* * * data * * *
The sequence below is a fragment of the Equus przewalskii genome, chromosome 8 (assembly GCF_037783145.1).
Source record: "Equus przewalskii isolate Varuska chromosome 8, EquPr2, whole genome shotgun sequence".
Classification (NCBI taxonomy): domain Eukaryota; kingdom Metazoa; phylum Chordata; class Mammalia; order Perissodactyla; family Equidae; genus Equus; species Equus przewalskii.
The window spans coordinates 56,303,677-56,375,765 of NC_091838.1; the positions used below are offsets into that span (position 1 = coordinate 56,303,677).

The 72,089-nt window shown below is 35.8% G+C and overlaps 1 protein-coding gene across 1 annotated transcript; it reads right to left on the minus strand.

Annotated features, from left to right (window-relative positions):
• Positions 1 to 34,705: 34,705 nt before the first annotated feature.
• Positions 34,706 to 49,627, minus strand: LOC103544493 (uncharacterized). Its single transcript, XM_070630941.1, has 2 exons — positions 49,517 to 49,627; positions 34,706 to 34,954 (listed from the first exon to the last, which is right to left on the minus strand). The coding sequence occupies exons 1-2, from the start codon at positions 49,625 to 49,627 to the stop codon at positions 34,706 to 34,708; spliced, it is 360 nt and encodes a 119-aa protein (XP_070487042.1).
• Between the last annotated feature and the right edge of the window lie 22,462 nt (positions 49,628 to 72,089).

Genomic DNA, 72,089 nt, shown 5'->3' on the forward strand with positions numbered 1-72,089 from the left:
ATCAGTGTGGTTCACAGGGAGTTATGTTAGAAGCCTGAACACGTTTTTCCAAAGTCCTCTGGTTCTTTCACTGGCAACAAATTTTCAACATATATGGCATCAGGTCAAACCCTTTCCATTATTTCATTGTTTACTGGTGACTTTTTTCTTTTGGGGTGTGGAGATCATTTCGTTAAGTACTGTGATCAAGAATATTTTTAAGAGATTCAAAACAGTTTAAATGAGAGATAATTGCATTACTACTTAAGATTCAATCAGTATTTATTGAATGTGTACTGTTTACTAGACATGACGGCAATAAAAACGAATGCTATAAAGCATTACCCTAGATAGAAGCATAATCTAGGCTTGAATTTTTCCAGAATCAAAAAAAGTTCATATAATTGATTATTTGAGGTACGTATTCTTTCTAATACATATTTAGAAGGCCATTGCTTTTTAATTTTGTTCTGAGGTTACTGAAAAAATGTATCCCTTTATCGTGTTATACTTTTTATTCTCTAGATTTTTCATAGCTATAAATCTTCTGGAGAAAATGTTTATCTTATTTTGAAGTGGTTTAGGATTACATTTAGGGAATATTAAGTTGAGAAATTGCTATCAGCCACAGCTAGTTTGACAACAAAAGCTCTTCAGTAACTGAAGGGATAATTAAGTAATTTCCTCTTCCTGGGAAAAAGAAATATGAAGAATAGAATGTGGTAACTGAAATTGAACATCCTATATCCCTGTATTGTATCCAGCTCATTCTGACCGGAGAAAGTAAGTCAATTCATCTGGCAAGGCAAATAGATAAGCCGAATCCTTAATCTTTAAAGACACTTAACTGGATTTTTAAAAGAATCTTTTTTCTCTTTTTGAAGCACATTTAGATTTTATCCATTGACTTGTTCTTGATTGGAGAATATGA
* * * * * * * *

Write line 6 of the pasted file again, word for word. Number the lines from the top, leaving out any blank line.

Annotated features, from left to right (window-relative positions):